A DuPont brand, Tyvek is marketed as an alternative to medical-grade paper. Tyvek is a polymer, HDPE, in fact. It’s made up of long, spun filaments, randomly laid and bonded into sheet form by heat and pressure. The random, pressed-spaghetti composition results in a material that is porous yet provides an effective barrier against microorganisms.

Unlike paper, Tyvek is devoid of fibers, its clean-peeling characteristic not dependent on additional treatment. Continuing the comparisons with paper, Tyvek is more resistant to tearing and puncturing.


Whether as foil or vacuum-deposited on film, aluminum is a barrier against light, oxygen and moisture. Those properties are in increasing demand, owing to the growth in medical devices that incorporate pharmaceuticals and biologics.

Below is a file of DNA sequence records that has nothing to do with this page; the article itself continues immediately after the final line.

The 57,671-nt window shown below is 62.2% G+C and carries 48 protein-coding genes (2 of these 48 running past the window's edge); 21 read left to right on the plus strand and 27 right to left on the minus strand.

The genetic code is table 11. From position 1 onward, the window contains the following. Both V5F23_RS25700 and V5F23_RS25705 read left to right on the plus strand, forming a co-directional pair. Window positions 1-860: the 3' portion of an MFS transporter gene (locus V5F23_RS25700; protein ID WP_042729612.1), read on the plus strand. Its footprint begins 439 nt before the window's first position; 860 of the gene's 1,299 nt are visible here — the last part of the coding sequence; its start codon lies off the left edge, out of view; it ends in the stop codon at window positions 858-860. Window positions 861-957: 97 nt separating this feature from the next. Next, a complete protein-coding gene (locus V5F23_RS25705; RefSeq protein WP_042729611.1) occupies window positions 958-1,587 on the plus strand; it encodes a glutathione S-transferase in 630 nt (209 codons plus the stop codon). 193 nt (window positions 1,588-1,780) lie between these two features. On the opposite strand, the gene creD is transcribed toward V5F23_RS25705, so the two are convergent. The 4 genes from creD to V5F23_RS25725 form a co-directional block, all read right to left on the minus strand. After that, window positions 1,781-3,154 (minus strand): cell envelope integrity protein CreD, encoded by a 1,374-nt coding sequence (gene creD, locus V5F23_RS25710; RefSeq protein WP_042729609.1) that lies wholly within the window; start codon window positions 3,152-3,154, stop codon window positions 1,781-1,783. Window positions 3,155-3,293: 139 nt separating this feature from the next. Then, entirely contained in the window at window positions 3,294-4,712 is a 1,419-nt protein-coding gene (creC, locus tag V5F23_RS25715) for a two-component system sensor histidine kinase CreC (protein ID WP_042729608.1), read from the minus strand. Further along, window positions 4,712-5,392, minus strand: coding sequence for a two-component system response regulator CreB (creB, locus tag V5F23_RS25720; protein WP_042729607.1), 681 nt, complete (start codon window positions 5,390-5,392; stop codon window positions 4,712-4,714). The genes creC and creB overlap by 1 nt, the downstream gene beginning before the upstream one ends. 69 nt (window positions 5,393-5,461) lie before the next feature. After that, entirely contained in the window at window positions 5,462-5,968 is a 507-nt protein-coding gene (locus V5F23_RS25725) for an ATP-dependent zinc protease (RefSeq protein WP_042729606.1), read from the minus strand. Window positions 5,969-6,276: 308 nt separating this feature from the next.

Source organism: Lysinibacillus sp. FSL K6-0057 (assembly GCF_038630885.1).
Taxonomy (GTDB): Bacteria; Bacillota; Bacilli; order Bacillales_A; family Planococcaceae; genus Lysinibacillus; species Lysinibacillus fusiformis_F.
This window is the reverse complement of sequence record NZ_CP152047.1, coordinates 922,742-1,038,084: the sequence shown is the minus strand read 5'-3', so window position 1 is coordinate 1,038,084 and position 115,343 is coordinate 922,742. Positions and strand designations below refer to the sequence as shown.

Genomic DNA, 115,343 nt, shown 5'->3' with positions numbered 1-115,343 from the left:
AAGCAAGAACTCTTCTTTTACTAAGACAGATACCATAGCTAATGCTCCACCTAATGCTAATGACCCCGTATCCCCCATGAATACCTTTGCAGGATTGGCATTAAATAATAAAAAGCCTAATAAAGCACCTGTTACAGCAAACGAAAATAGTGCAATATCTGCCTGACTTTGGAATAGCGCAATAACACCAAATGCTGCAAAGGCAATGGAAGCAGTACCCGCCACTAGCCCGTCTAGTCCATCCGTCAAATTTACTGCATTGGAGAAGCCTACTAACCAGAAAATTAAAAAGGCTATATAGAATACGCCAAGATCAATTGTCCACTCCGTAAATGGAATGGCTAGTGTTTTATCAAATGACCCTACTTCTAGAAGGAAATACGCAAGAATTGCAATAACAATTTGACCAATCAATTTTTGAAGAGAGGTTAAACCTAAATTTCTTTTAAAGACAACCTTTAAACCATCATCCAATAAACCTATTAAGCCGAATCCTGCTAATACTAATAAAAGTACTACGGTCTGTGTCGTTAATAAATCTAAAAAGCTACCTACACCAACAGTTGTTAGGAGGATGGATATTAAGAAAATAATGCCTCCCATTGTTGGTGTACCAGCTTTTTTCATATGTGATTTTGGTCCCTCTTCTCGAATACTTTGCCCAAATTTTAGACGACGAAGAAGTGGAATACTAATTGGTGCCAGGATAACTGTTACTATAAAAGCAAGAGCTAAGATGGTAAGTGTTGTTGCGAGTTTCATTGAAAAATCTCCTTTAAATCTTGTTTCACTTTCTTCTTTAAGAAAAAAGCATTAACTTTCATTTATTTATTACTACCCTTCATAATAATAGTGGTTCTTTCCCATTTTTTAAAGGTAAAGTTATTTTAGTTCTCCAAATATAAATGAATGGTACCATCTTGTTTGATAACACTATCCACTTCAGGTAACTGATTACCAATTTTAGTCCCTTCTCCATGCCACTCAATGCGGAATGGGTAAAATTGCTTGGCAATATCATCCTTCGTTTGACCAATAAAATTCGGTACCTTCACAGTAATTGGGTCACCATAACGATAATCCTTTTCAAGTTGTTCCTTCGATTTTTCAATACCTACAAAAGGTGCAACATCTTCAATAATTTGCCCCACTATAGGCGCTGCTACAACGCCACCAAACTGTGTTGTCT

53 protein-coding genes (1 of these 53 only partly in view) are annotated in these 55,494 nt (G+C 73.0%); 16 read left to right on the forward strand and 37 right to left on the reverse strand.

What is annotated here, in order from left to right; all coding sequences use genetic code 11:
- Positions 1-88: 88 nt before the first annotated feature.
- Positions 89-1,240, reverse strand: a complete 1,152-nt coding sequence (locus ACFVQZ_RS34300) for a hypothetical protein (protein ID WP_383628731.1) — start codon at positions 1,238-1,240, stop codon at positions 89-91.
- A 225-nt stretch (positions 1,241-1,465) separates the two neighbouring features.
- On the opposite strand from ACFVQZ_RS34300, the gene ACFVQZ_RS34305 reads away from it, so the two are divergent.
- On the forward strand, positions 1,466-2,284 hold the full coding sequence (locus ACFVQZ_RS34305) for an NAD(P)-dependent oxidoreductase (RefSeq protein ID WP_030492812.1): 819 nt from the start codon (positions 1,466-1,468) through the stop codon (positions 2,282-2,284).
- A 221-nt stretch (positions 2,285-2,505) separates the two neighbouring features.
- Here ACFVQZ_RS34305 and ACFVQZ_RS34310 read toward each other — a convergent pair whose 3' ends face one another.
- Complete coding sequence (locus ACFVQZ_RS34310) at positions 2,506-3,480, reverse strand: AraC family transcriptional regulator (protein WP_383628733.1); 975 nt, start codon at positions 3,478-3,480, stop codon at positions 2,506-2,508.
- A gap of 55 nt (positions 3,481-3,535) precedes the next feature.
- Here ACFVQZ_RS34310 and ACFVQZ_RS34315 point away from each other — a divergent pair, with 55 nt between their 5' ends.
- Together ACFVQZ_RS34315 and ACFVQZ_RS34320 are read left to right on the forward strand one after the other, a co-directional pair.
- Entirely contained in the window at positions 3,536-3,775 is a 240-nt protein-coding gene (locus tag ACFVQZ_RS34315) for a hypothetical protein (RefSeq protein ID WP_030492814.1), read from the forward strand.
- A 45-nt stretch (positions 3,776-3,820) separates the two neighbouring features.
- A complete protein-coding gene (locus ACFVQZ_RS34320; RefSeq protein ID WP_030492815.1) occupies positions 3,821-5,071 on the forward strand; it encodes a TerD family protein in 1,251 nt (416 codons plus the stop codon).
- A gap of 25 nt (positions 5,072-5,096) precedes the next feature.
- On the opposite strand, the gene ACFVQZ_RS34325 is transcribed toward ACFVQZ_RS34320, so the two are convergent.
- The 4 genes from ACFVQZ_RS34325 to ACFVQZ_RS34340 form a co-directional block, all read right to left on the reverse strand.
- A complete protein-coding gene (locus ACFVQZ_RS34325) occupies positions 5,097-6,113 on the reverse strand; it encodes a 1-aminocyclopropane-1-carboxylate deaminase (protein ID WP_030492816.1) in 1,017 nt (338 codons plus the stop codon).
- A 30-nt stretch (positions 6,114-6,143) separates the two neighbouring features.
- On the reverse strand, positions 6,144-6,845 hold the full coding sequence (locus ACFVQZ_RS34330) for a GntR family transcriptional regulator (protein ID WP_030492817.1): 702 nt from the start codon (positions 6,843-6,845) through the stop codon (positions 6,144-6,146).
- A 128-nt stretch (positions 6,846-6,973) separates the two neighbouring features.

When aluminum is the barrier layer in a lamination, there needs to be a heat-seal layer, since aluminum doesn’t seal by itself. From another perspective, aluminum is vulnerable to chemical attack and to flex-cracking, reasons to sandwich it between protective layers. Yet another consideration is aluminum’s susceptibility to pinholes, necessitating that it have adequate thickness.


Choices include LLDPE, PP, PET, HIPS, and vinyl, in addition to proprietary formulations. As film, plastics are used in flexible structures, whether all plastic or combined with other materials. As sheet, plastics are used in semi-rigid and rigid structures, whether as monolayers or coextrusions.